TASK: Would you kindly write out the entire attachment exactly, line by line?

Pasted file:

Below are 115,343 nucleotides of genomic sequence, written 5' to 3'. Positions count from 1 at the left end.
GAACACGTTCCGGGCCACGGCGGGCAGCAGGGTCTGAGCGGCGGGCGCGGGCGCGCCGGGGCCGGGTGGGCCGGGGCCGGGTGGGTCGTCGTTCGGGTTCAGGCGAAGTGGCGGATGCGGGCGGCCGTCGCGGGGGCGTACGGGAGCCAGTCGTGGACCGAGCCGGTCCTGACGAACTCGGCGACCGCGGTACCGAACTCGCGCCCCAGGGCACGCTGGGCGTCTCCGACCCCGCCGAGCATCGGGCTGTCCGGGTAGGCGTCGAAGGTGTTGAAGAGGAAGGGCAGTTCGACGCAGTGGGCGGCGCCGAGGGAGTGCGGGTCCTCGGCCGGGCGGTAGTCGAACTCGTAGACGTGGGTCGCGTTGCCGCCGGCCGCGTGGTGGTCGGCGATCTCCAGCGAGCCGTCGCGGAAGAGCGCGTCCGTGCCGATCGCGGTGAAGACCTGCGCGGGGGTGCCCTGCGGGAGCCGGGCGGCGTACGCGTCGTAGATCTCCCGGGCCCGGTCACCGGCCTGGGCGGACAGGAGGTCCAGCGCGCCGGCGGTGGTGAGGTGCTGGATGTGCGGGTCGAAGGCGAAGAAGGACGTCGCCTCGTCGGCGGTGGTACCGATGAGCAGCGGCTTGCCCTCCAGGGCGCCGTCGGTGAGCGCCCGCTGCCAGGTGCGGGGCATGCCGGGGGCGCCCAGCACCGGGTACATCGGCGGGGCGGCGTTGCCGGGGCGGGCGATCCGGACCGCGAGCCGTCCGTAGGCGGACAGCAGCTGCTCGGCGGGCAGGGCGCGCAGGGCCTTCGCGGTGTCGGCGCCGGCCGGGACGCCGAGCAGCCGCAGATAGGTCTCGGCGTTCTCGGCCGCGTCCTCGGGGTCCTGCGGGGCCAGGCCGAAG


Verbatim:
Below are 115,343 nucleotides of genomic sequence, written 5' to 3'. Positions count from 1 at the left end.
GAACACGTTCCGGGCCACGGCGGGCAGCAGGGTCTGAGCGGCGGGCGCGGGCGCGCCGGGGCCGGGTGGGCCGGGGCCGGGTGGGTCGTCGTTCGGGTTCAGGCGAAGTGGCGGATGCGGGCGGCCGTCGCGGGGGCGTACGGGAGCCAGTCGTGGACCGAGCCGGTCCTGACGAACTCGGCGACCGCGGTACCGAACTCGCGCCCCAGGGCACGCTGGGCGTCTCCGACCCCGCCGAGCATCGGGCTGTCCGGGTAGGCGTCGAAGGTGTTGAAGAGGAAGGGCAGTTCGACGCAGTGGGCGGCGCCGAGGGAGTGCGGGTCCTCGGCCGGGCGGTAGTCGAACTCGTAGACGTGGGTCGCGTTGCCGCCGGCCGCGTGGTGGTCGGCGATCTCCAGCGAGCCGTCGCGGAAGAGCGCGTCCGTGCCGATCGCGGTGAAGACCTGCGCGGGGGTGCCCTGCGGGAGCCGGGCGGCGTACGCGTCGTAGATCTCCCGGGCCCGGTCACCGGCCTGGGCGGACAGGAGGTCCAGCGCGCCGGCGGTGGTGAGGTGCTGGATGTGCGGGTCGAAGGCGAAGAAGGACGTCGCCTCGTCGGCGGTGGTACCGATGAGCAGCGGCTTGCCCTCCAGGGCGCCGTCGGTGAGCGCCCGCTGCCAGGTGCGGGGCATGCCGGGGGCGCCCAGCACCGGGTACATCGGCGGGGCGGCGTTGCCGGGGCGGGCGATCCGGACCGCGAGCCGTCCGTAGGCGGACAGCAGCTGCTCGGCGGGCAGGGCGCGCAGGGCCTTCGCGGTGTCGGCGCCGGCCGGGACGCCGAGCAGCCGCAGATAGGTCTCGGCGTTCTCGGCCGCGTCCTCGGGGTCCTGCGGGGCCAGGCCGAAG